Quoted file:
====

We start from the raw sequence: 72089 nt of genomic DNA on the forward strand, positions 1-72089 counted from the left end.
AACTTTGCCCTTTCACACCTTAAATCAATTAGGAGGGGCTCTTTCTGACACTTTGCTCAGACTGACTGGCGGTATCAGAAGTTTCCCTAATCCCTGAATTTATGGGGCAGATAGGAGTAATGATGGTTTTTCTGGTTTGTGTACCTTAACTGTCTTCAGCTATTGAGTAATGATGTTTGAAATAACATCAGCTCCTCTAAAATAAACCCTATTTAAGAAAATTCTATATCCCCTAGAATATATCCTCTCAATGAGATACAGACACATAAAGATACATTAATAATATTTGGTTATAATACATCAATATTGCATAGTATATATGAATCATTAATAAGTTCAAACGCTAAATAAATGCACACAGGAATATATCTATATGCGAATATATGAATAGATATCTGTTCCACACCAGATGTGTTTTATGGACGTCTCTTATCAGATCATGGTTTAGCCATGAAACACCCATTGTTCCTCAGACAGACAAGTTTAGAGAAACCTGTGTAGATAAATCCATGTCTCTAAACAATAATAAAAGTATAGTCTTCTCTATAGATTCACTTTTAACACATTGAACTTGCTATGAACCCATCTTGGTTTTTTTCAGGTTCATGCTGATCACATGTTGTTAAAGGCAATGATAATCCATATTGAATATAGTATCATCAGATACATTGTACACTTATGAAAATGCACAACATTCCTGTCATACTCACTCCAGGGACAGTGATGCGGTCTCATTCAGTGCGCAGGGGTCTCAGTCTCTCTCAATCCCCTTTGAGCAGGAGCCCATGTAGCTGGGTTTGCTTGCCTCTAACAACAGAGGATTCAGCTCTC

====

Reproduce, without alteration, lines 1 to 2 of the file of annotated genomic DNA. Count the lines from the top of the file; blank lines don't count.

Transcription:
We start from the raw sequence: 72089 nt of genomic DNA on the forward strand, positions 1-72089 counted from the left end.
AACTTTGCCCTTTCACACCTTAAATCAATTAGGAGGGGCTCTTTCTGACACTTTGCTCAGACTGACTGGCGGTATCAGAAGTTTCCCTAATCCCTGAATTTATGGGGCAGATAGGAGTAATGATGGTTTTTCTGGTTTGTGTACCTTAACTGTCTTCAGCTATTGAGTAATGATGTTTGAAATAACATCAGCTCCTCTAAAATAAACCCTATTTAAGAAAATTCTATATCCCCTAGAATATATCCTCTCAATGAGATACAGACACATAAAGATACATTAATAATATTTGGTTATAATACATCAATATTGCATAGTATATATGAATCATTAATAAGTTCAAACGCTAAATAAATGCACACAGGAATATATCTATATGCGAATATATGAATAGATATCTGTTCCACACCAGATGTGTTTTATGGACGTCTCTTATCAGATCATGGTTTAGCCATGAAACACCCATTGTTCCTCAGACAGACAAGTTTAGAGAAACCTGTGTAGATAAATCCATGTCTCTAAACAATAATAAAAGTATAGTCTTCTCTATAGATTCACTTTTAACACATTGAACTTGCTATGAACCCATCTTGGTTTTTTTCAGGTTCATGCTGATCACATGTTGTTAAAGGCAATGATAATCCATATTGAATATAGTATCATCAGATACATTGTACACTTATGAAAATGCACAACATTCCTGTCATACTCACTCCAGGGACAGTGATGCGGTCTCATTCAGTGCGCAGGGGTCTCAGTCTCTCTCAATCCCCTTTGAGCAGGAGCCCATGTAGCTGGGTTTGCTTGCCTCTAACAACAGAGGATTCAGCTCTC